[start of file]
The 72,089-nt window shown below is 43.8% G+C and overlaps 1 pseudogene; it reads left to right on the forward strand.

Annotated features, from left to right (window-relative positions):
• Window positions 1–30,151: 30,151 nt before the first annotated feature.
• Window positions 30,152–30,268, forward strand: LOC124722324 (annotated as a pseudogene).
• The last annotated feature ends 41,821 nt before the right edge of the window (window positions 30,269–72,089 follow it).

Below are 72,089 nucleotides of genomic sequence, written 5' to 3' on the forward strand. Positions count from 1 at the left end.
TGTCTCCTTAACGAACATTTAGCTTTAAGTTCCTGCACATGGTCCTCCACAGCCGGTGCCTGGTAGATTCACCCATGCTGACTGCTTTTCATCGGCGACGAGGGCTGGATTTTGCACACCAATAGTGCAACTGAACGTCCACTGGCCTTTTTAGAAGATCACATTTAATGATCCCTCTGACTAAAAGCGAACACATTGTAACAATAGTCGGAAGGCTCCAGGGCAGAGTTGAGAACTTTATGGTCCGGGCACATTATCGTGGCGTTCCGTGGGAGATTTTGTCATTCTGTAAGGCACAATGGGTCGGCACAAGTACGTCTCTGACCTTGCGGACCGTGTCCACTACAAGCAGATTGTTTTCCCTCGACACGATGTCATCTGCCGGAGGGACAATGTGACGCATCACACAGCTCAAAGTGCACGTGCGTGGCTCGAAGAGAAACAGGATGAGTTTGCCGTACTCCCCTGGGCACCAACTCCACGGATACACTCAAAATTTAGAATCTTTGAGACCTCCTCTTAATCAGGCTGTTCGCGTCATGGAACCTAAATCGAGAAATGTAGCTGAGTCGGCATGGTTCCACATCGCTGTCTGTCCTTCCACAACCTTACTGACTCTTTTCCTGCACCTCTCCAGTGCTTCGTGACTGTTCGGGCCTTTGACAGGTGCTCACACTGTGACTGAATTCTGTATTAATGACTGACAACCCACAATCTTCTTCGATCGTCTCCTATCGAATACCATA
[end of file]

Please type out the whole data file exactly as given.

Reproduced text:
The 72,089-nt window shown below is 43.8% G+C and overlaps 1 pseudogene; it reads left to right on the forward strand.

Annotated features, from left to right (window-relative positions):
• Window positions 1–30,151: 30,151 nt before the first annotated feature.
• Window positions 30,152–30,268, forward strand: LOC124722324 (annotated as a pseudogene).
• The last annotated feature ends 41,821 nt before the right edge of the window (window positions 30,269–72,089 follow it).

Below are 72,089 nucleotides of genomic sequence, written 5' to 3' on the forward strand. Positions count from 1 at the left end.
TGTCTCCTTAACGAACATTTAGCTTTAAGTTCCTGCACATGGTCCTCCACAGCCGGTGCCTGGTAGATTCACCCATGCTGACTGCTTTTCATCGGCGACGAGGGCTGGATTTTGCACACCAATAGTGCAACTGAACGTCCACTGGCCTTTTTAGAAGATCACATTTAATGATCCCTCTGACTAAAAGCGAACACATTGTAACAATAGTCGGAAGGCTCCAGGGCAGAGTTGAGAACTTTATGGTCCGGGCACATTATCGTGGCGTTCCGTGGGAGATTTTGTCATTCTGTAAGGCACAATGGGTCGGCACAAGTACGTCTCTGACCTTGCGGACCGTGTCCACTACAAGCAGATTGTTTTCCCTCGACACGATGTCATCTGCCGGAGGGACAATGTGACGCATCACACAGCTCAAAGTGCACGTGCGTGGCTCGAAGAGAAACAGGATGAGTTTGCCGTACTCCCCTGGGCACCAACTCCACGGATACACTCAAAATTTAGAATCTTTGAGACCTCCTCTTAATCAGGCTGTTCGCGTCATGGAACCTAAATCGAGAAATGTAGCTGAGTCGGCATGGTTCCACATCGCTGTCTGTCCTTCCACAACCTTACTGACTCTTTTCCTGCACCTCTCCAGTGCTTCGTGACTGTTCGGGCCTTTGACAGGTGCTCACACTGTGACTGAATTCTGTATTAATGACTGACAACCCACAATCTTCTTCGATCGTCTCCTATCGAATACCATA